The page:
Hormone Diet: My guide to boost testosterone naturally for women with low-T
When we think about testosterone we often think of it as a “male hormone” with negative associations like aggression and anger. We may only hear about testosterone in terms of our own bodies when we’re told that we have too much, with a PCOS diagnosis, because we are developing problem “male” characteristics like excess hair growth.
The benefits of testosterone for women
The truth is that women have testosterone too (just less than men) and low testosterone (or low-T as it’s often called) can also have a significant impact on your health and well-being.
For the fertile, healthy woman testosterone will be at its peak when you’re ovulating, but our bodies produce a steady stream between the ovaries and the adrenal glands. Good testosterone levels are important for building muscle mass, maintaining a healthy weight, and retaining bone density. You also need testosterone to get a decent night’s sleep, to have a strong libido, and to be able to tap into your creativity. That’s right – for women, studies show that robust testosterone levels promote creative divergent thinking as well as musical talent!
Stay away from those synthetics
You may have seen those TV commercials for synthetic testosterone therapy gels lately – the ones that say men and women can benefit from this treatment, reverse signs of aging and so on, with that rushed admission of heart attack and stroke risks at the very end. It’s possible your partner has been offered this, so you should know too that transference of the male gel to the skin of a woman or child can have rapid, scary consequences.
Playing with your hormones from a synthetic standpoint will always be risky. So, I’m here to tell you that, yes, low-T is important, but as always, taking the natural route is more effective and safer. You don’t want the potential side effects of the synthetic hormone replacement and you don’t need it in your life. There is a better way.
How to know if you have low-T
Our testosterone levels naturally dip as we age, but if you’ve recently gone through a big health transition like an experience of post-partum depression, the removal of your ovaries or uterus, the start of perimenopause or if you’ve come off the Pill, you might consider asking your doctor to check your levels of what is called “free testosterone” with a blood serum test as it is likely that those scenarios involve a dip in your levels.
Some of the symptoms you would be experiencing with low-T are:
lack of sex drive
gaining weight around your middle
problems retaining muscle mass
Natural testosterone therapy
Instead of looking for that quick-fix from the pharmacist it is much better to start from a place that assumes, and knows, that your body wants to be healthy and wants you to live a full and happy life. You body can and will produce all the testosterone you need at this time in your life. So, start by asking yourself this question:
What am I doing that’s suppressing my body’s natural productivity of testosterone?
Then all you need to do is stop doing the things that are preventing your body from functioning at its optimal level. You never have to beat your body into submission to make it work as you want, what you have to do is submit yourself to your body’s pattern and work with how it is designed.
I like to call that living in your Flo! Pay attention to the Flo-blockers in your life.
With that in mind, here are five Low T factors to evaluate right now and the natural testosterone balancing solution, FLO-T Fix, to get started with now:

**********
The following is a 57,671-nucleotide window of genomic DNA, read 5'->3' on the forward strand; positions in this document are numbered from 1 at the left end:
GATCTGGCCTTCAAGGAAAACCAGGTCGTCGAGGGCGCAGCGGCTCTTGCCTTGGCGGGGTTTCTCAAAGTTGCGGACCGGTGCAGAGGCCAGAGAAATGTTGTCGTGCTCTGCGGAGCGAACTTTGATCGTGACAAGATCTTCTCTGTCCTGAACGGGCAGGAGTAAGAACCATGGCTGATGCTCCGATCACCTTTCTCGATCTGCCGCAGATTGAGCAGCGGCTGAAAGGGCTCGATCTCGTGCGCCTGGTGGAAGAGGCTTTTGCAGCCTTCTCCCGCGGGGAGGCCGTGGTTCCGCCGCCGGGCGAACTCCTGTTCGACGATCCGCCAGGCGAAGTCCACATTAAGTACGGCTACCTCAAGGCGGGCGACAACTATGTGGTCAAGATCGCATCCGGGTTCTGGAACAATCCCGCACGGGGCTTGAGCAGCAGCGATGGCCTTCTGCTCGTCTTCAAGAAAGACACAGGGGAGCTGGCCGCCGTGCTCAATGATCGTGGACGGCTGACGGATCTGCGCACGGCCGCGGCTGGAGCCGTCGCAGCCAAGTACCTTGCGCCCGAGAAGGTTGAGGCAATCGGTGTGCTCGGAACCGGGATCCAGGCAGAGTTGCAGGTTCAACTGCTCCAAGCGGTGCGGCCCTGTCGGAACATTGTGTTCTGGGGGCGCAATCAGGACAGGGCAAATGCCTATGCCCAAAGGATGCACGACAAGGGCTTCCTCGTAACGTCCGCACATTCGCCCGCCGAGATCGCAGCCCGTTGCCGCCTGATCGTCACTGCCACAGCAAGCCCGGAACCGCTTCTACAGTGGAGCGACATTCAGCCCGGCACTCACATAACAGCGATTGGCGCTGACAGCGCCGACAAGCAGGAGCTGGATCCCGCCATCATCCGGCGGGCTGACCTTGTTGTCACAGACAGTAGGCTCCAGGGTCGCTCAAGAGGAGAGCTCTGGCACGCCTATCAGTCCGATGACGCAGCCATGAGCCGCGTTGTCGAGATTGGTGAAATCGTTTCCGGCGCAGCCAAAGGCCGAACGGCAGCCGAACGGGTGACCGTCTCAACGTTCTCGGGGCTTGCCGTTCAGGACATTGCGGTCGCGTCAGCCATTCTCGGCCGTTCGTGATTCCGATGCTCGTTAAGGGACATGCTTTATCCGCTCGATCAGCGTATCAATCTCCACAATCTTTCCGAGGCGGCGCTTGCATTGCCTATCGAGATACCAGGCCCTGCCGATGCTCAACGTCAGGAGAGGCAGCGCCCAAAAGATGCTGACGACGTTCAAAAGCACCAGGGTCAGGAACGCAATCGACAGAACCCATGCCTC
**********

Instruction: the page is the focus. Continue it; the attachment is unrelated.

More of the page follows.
Q: Are you getting enough saturated fats into your diet?
FLO-T Fix: avocados are a great source of natural bioidentical testosterone!
Q: Are you getting a good amount of zinc in your daily diet?
FLO-T Fix: Zinc is bountiful in beans and seeds, however you can also supplement with 50mg a day.
Q: Are you getting enough exercise?
FLO-T Fix: Strength training and body resistance-based workouts naturally increase testosterone levels.
Q: Are you pushing yourself too hard?
FLO-T Fix: Low testosterone in your 30s or 40s can be a reflection of a life burning the candle at both ends without giving yourself adequate rest and relaxation time. Stress is an enemy of testosterone. Lay down for 5 minutes 2x/day in Savasana pose and breathe with your eyes closed – let all your stress melt into your yoga mat. (Click here to read more about the direct link between stress and your fertility!)
Q: Are you having regular, healthy periods?
FLO-T Fix: If you’re on the Pill your testosterone levels will take a kicking and even when you come off you’ll need to make a choice to nurture your hormones back to health. If your cycle is wacky or non-existent then you might be having progesterone problems that will have a knock-on impact on your testosterone levels and overall health and well-being. Try coming off the pill.
Good things come in threes:
I want to hear from you!
First: Do you suspect you have some of the symptoms of testosterone levels? Which ones do you have?
Second: What are you going to try to boost your testosterone from the natural #FLO-T Fixes?
Third: You know every one you know is hormonal – spread a little good ovary karma and share this article on social by clicking the buttons below
Need more Hormone Help?
If you’re needing some health upgrading, it’s time you started you looking into what’s going on with your hormones.
I’ve designed a 4 day hormone detox and evaluation to help you understand exactly what’s out of whack and how you can start getting back to balance so that your hormones no longer have to suffer.
Click here to get your FREE detox and evaluation!
Dear Alisa, thank you for your article! Could you please write an article for an opposite problem – too much TST and how to eliminate it?
I bought your book and I’m about half way through. I love it! 🙂 I bought it after I found a youtube clip of you talking on one of the TED’s conferences… Loved that too! 🙂
I’m 29 – gonna be 30 in July! 🙂 I have a great boyfriend who can’t wait till we have children! 🙂 I just got off the pill in December and I’ve had two quite normal periods since. However, both times (in between periods) I experienced extremely sensitive nipples and my breasts really hurt. I also experienced mild pain in the area of my ovaries. At first I thought I was pregnant already! 😀 But then I realized (because periods came both times), that it was all probably because of my getting off the pill…